There’s no telling how many athletes have had their day in the sun thanks to Stillwater swim coach Brian Luke. But it seemed like most of them were jammed into city hall last week to honor the legendary trainer as city leaders proclaimed Sept. 4 “Brian Luke Day.”
For 45 years, Luke has led the girls’ and boys’ swimming and diving teams, racking up an impressive array of championships. Luke will be inducted into the Minnesota State High School Coaches Association Hall of Fame on Oct. 12, joining his father, the late Elmer Luke, who received the honor in 2005.
Applause and cheers filled the room as Councilmember Mike Polehna read a laundry list of Luke’s accomplishments. In 44 seasons, his teams have garnered 48 conference titles and 26 individual state titles, among other awards.
Noting it was his first standing ovation, Luke quipped, “where’s the free breakfast?” He acknowledged his wife Jane and his students, saying, “You can’t be a good coach without good athletes.”
In other business, a lengthy discussion of the historic significance of a home at 615 S. Broadway St. culminated in a split vote allowing property owners Reid and Julie Miller to demolish the structure, which they say is deteriorating.
After the Heritage Preservation Commission (HPC) denied the Millers’ request for a demolition permit in March, the Council ordered a consultant to do a designation study to evaluate the historic significance of the house. The study found that the property is not eligible to be listed as historically significant under the City’s existing criteria, and did not recommend it for designation. Both the Council and the HPC questioned that conclusion, however, prompting the couple to hire an attorney to advocate for their right to build a new home on the site.
During yet another public hearing on the issue, well-known historian Don Empson provided documentation that Bing Crosby’s mother, Catherine Harrigan, was born in the house. “Essentially the consultant is dead wrong and everything that the report is based on is incorrect,” Empson told the Council, noting that the house was built around 1875, not 1880 as reported. He said the house qualifies for designation based on its “identification with a person or persons who significantly contributed to the city’s culture and development,” one of the local criteria for historic preservation.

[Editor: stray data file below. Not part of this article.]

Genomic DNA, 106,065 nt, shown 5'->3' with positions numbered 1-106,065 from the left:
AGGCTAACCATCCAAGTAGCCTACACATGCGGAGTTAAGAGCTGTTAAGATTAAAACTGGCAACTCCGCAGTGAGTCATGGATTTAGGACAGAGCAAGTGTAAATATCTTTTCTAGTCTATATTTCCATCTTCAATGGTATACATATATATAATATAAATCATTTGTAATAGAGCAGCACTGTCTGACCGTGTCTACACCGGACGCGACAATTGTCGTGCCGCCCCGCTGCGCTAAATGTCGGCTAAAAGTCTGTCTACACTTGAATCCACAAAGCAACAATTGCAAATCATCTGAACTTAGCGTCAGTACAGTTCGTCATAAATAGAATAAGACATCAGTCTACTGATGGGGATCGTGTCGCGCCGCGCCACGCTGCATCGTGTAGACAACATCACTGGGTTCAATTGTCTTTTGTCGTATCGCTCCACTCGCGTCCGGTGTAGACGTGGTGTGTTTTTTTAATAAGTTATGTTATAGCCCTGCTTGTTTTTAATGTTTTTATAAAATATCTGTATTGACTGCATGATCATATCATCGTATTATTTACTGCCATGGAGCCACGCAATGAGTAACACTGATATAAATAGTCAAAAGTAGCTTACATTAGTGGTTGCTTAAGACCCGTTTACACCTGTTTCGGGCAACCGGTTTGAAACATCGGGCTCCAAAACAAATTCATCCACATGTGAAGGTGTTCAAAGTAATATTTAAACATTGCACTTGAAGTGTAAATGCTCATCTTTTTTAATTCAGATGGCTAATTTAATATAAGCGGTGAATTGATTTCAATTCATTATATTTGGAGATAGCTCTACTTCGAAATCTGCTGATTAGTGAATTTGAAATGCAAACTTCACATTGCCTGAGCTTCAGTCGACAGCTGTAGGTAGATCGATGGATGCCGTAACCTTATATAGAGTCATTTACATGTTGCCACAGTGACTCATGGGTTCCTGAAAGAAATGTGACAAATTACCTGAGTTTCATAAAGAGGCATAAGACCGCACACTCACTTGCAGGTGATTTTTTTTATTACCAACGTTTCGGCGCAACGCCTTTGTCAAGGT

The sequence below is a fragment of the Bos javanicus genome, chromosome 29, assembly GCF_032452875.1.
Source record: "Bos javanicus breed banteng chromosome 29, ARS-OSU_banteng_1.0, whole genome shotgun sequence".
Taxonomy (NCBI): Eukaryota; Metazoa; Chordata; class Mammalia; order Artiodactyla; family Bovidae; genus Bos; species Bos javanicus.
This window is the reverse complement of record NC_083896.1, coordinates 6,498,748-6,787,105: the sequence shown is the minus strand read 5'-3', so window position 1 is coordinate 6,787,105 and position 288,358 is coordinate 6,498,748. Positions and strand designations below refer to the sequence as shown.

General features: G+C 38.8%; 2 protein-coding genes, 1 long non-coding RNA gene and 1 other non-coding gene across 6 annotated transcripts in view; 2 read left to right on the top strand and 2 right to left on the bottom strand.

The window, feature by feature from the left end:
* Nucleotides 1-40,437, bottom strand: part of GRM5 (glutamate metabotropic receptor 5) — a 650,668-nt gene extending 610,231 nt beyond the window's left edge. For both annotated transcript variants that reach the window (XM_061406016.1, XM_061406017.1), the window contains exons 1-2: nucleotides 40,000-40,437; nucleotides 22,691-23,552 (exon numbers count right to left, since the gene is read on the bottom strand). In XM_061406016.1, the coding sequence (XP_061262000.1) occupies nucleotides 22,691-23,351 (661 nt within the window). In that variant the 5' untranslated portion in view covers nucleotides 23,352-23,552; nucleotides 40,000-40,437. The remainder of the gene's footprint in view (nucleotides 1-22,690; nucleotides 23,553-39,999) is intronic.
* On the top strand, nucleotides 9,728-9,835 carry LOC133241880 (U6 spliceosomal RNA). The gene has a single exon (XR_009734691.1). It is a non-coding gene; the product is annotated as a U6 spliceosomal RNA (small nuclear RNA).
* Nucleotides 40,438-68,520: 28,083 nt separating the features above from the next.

Reid Miller responded that newspaper articles reference the Harrigans living for a short time on Main Street in “Slab Alley”, which would be the same plat but below the bluff as opposed to above the bluff.
At 52, Miller said, he’s never had to use an attorney before.
“This has been a long journey. We’re very passionate about Stillwater. We’re committed to the culture, to the architecture, we’re trying to do good things,” he said. “We’re asking the council to look at the facts and agree not to designate the house as historic.”
Councilmembers agreed that the case highlights deficiencies in the City’s historic preservation ordinances. Councilmembers Dave Junker and Ryan Collins said they had “come full circle” since initially opposing the demolition. Both voted in favor of denying the designation, saying it’s the only option in accordance with the City’s present criteria.
Councilmember Tom Weidner said the issue has gone too far. “History doesn’t own their property,” he remarked.
Casting the lone no vote was Mayor Ted Kozlowski, who said he’d like to see all old homes in Stillwater preserved, whether historically significant or not.
“I think this demonstrates that we’ve got some flaws in the ordinance,” he said.
Meanwhile, a 6.4% increase in the tax levy will translate into a tax hike between five and eight percent for Stillwater homeowners next year.
The Council adopted a proposed $19 million 2020 budget and a proposed $14.6 million tax levy. Final adoption is set for Dec. 3.
Councilmembers nixed several department heads’ requests for increased staffing deemed “critical or high” priority, including three of four additional police officers, a firefighter, and an IT technician. Organizational reviews of city departments are being planned in an effort to gauge efficiency and quality of service.
The council also discussed a proposal to construct a curling center near the St. Croix Valley Recreation Center. The St. Croix Valley Curling Center Board is asking the city to lease the land for $1 so they can raise funds to construct a state-of-the-art, eight sheet facility that would include food and beverages as well as meeting rooms for public use. According to City staff, the biggest challenge would be parking.
Councilmembers expressed interest in getting more information about how other publicly owned curling facilities operate. According to board treasurer Jim Honsvall, the facility could draw $1 million in revenue from leagues, tournaments and corporate events, serving 1,400 to 1,600 curlers a year.